Recently, driven by the need to secure some measure of economic independence for myself as much as by my commitment to social justice, I decided to take a job in my home country. It seemed like an extreme thing to do, considering that my family is based in Belgium. Yet, the job allows me to oversee all the projects aimed at attaining the UN’s Millennium Development Goals in Ogun, the state that surrounds Lagos, which has a population of 4.5 million people. Only five months in, I am gratified by how much impact I can have here. In a matter of weeks, we will roll out a pilot antenatal and immunization program to 60,000 women and children under five years old in three of our 20 local government areas. In another three areas, we are investing about $4 million to provide sanitation facilities, clean water systems, build new schools and health centers, and renovate existing ones. And we have projects that are statewide. In one of the locations where solar lights were installed in a rural village, a child said, “Now we are seeing sunlight in the night.” With the “sunlight in the night,” this boy will be able to do his homework in the evenings, and perhaps read some of the same books as my son, Khalil.

I was able to negotiate a work schedule that has me in Brussels for a few weeks every other month, and my husband and I arrange for the family to spend the school vacations together, usually in Nigeria. During the children’s school year, we hire a nanny to support Nick, who prefers, for now, that the kids stay in Brussels. Sometimes, I wonder though, if I’m being a bad mother by working in Nigeria while my family lives in Brussels. One of my children’s teachers expressed her concern that my job took me away from my kids too often, saying that it couldn’t be good for them. I can understand why she should be concerned. Yet, two beliefs argue for staying the course.

First, I believe that child rearing calls for a village (an enabling community, if you like) and should not be made the sole responsibility of one or two individuals. The challenge in our globalized economy is to be able to craft stable communities out of the soil in which we live. My close friends in Brussels and I discuss this all the time, and are even considering living close to one another (and around our children’s school), since proximity aids our goal of supporting one another. And second, I believe that motherhood is not a call to martyrdom. Just because a woman is a mother does not mean that she should give up on or delay her dreams; such an approach might foster resentment towards one’s children.  Instead, it is an opportunity to model interdependence within the family and in the world, for just as men have historically had the opportunity to be fathers and citizens, so also should women have the same right and responsibility.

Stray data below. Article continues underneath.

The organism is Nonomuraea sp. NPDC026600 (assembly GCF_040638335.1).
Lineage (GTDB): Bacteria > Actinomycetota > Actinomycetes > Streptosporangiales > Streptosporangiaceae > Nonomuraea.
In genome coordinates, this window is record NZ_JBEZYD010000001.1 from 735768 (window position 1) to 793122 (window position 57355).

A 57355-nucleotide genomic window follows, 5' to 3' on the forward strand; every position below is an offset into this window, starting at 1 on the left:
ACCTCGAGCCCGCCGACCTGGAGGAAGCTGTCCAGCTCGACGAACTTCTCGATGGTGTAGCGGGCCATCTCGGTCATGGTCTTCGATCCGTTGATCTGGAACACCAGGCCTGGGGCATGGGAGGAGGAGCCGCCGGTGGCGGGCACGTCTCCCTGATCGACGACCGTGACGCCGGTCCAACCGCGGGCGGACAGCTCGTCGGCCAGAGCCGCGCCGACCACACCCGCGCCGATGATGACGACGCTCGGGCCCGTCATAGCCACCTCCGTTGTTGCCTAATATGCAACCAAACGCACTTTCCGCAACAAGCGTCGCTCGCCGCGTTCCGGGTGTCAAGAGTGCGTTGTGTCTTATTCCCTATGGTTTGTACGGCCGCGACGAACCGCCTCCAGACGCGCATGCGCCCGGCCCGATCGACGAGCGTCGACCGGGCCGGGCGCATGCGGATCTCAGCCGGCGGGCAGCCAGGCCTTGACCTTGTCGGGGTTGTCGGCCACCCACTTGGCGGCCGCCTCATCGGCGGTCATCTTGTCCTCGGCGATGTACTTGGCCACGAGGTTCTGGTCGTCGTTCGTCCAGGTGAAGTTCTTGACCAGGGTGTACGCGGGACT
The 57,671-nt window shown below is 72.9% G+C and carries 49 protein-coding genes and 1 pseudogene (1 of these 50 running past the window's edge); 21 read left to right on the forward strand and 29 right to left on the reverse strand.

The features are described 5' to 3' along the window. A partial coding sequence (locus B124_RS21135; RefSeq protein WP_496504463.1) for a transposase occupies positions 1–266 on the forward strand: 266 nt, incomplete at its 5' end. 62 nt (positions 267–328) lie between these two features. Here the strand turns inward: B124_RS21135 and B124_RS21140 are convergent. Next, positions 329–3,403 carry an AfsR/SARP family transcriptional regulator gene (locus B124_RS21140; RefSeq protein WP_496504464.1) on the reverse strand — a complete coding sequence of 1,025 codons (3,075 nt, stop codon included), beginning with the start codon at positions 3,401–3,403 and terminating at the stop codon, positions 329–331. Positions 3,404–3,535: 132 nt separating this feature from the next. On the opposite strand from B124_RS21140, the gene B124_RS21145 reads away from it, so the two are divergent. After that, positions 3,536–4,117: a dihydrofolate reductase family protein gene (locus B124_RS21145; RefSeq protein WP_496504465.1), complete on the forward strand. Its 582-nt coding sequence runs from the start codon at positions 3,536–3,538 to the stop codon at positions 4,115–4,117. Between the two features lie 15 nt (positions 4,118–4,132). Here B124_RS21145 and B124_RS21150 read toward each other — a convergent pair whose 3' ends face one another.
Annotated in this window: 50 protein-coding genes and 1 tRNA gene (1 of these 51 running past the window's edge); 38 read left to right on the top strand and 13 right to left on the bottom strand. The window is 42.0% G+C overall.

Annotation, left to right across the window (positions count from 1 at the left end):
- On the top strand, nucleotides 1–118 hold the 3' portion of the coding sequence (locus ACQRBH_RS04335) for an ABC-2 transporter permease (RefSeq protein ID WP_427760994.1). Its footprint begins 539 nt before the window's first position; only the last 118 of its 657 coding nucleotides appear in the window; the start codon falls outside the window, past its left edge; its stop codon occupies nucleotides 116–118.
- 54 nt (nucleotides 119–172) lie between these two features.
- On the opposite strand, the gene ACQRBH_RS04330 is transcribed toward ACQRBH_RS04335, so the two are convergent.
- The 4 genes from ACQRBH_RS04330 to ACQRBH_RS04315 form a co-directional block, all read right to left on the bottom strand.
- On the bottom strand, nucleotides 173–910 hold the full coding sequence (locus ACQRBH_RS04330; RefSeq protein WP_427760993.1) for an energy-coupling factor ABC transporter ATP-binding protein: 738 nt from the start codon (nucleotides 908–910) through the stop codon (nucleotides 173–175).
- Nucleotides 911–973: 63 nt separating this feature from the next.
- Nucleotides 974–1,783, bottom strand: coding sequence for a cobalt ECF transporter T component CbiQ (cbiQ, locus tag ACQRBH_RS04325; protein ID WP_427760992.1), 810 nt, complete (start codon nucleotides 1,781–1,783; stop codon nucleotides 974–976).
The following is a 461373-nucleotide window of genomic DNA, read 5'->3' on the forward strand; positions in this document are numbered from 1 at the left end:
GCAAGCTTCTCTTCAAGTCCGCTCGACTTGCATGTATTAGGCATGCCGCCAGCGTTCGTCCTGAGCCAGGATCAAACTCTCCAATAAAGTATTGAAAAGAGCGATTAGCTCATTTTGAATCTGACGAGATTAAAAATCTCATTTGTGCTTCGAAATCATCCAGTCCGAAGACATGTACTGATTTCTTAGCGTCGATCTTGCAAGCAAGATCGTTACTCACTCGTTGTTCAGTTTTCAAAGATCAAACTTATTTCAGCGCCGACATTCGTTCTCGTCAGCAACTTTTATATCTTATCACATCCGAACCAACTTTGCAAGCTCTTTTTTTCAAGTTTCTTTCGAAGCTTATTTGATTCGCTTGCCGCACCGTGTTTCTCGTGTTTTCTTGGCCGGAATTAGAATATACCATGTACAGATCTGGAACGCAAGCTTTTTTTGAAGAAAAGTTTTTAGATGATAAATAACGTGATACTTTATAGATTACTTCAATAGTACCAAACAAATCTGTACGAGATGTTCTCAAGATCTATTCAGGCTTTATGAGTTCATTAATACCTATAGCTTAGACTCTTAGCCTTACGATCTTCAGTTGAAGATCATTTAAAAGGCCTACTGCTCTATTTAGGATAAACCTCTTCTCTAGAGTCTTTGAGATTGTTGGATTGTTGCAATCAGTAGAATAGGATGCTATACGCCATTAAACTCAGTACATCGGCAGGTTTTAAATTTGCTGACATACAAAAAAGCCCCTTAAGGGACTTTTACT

Fortuitously, shortly after my child’s teacher spoke to me about my frequent absences, it was the end of the school year, and the children came to live with me for a few months, making it possible to care for them every day while working as well. Perhaps one day it will be possible to work in the same place where my family live, but whatever happens, the balance I continue to seek is one that allows me to keep one foot in my children’s current lives and the other in the world that they will one day enter into.

About the Author 

Hafsat Abiola-Costello is a human rights and democracy advocate from Nigeria. She is the founder of China Africa Bridge and China Africa Forum. She is also the founder of the Kudirat Initiative for democracy (KIND), an organization dedicated to strengthening civil society and promoting democracy in Nigeria. She draws inspiration from her parents, both political activists. Her father, M.K.O. Abiola, was elected president of Nigeria in 1993, but server his term in solitary confinement and died in prison. Her mother, Kudirat, was assassinated on the streets of Lagos in 1996. Hafsat is a founding member of the State of the World Forum’s Emerging Leaders Program and Global Youth Connect. These programs are dedicated to developing women and youth as social change agents through youth seminars and training in leadership skills. She is also the Special Advisor on the Millennium Development Goals for the newly elected Governor of Ogun State, Nigeria, and a founding member of several initiatives including Youth Employment Campaign and Vital Voices: Women in Democracy. Hafsat is the president of the National Pro-Democracy Movement of Nigeria and sits on a number of boards, including Educate Girls Globally, Women’s Learning Partnership, Youth Employment Campaign, and Institute of Noetic Sciences. Hafsat's husband Nichols Costello is a diplomat with the European Union. Together they have two children: Khalil and Anabella.